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Westminster Abbey London England

Over 900 years old, Westminster Abbey is a great national church. It is located near the Houses of Parliament in London. Rather than just a church or abbey, it seeming is a monument. It stands hand in hand with the name of the nations capital. Loved and known by English, British and World citizens and worshipers alike. Officially it is Collegiate Church of Saint Peter. Its bcame an Abbey as it once served as the church of an ancient monastery. Also, it was near Edward the Confessor's Westminster Palace. It is classified as a "royal peculiar" under the jurisdiction of a Dean and Chapter.

What to see inside

Worth seeing inside is the Jerusalem Chamber. this dates from the 1300's.

Also, the Cloisters were built between the 13th and 15th Centuries. These were completely rebuilt after the fire of 1298 and used for meditation and exercise.

The octagonal Chapter House is also worth a look. It has an original tile floor dating from 1250. Also, 14th Century murals and the Henry VII (or the Lady Chapel) featuring a large stained glass window. Dont forget to look for the Battle of Britain memorial window.

Another picture of the Abbey of Westminster

Historic events at the Abbey of Westminster

Westminster Abbey has marked the scene of many great events in English history. All the English rulers from the time of William the Conqueror, except Edward V and Edward VIII, were crowned here. Specifically in the chapel of Edward the Confessor and on the old Coronation Chair, which dates from 1300.

Picture of Westminster Abbey 1

The Greatest Honour in England

Burial in Westminster Abbey is one of the greatest honours England can give. Her kings and queens are buried in the chapel of Henry VII. Many of the greatest English poets lie in the Poets' Corner. With approximately 3300 people being buried here, such a confinement of space is created that many coffins are upright. Some of the famous entomed here are Charles Darwin, Sir Isaac Newton and David Livingston.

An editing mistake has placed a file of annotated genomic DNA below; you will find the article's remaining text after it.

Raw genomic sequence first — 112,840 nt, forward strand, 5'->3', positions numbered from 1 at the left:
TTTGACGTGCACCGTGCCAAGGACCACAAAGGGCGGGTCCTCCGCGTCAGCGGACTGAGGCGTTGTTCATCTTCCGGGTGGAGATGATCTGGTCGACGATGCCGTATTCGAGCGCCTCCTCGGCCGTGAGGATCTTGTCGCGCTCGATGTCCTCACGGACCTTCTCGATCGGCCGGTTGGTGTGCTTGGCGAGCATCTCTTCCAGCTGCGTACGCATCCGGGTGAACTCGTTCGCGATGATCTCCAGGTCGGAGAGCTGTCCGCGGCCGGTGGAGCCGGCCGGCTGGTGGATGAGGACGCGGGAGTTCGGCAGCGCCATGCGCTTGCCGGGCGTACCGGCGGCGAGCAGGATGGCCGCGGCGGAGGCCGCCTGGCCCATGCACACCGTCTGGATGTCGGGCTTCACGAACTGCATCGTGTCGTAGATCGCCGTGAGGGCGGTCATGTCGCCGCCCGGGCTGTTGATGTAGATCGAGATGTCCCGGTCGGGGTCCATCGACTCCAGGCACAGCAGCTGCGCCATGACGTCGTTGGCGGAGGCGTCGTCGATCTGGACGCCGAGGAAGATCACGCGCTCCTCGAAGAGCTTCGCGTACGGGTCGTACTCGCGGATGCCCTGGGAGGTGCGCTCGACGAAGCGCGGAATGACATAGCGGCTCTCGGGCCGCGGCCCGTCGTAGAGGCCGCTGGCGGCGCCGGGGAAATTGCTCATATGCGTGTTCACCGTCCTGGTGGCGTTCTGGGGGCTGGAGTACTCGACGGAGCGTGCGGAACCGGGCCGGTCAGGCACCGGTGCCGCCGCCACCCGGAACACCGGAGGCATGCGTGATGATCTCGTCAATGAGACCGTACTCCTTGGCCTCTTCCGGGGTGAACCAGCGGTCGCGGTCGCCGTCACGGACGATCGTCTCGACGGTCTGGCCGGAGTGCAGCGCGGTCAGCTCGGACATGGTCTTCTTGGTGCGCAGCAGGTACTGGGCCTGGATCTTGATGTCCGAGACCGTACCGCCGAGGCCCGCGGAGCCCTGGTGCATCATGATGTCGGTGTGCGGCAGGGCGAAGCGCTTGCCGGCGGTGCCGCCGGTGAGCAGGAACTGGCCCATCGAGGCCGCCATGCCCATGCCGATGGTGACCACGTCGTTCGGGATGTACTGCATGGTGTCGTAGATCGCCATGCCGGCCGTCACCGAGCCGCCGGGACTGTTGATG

Picture of Westminster Abbey 2

History of the Buildings

Its history begins with Edward the Confessor who built a church between 1042 and 1065. It was consecrated in his absence in 1065. The main part of the Abbey would only start appearing under the reign of Henry III in 1245. Impressed by French Gothic architecture, Henry III sent his personal architect across Europe to get ideas. This resulted in the destruction of almost all the original Norman elements. To see what it looked like prior to Henry III, one has to go see the Bayeux Tapestry. Large parts were later added: the Chapel of Henry VI between 1503 and 1512, the two West Front Towers in 1745 and the North entrance in the 19th Century.

From Abbey to Cathedral

Westminster Abbey became the seat of a bishop in 1539. This act made the Abbey a cathedral. However, only this one bishop has ever served. Queen Elizabeth I, who is buried in one of the apsidal chapels of Henry VII, re-founded the abbey as a Collegiate Church. It was thus not subject to the rule of any bishop. With the Sovereign as Visitor, its constitution was laid down in a charter granted in 1560.

Design and architecture

If you looked at its floor carefully enough, you will see that it is in the shape of a Latin cross. The church is 513 feet (156 meters) long. The transepts (cross arms) extend 203 feet (62 meters). The nave is England's highest and measures (main hall) 38 feet (12 meters) wide and 102 feet (31 meters) high. It contains the Grave of the Unknown Warrior, a World War I soldier buried in French soil, as well as a memorial for Winston Churchill who is not however buried here. The twin towers on the west are 225 feet (69 meters) high.

Damaged during and repaired after the war

Air raids in World War II damaged parts of the Abbey. A program was designed to completely restore Westminster Abbey and maintain it. This began in 1953 and was completed a few years later.

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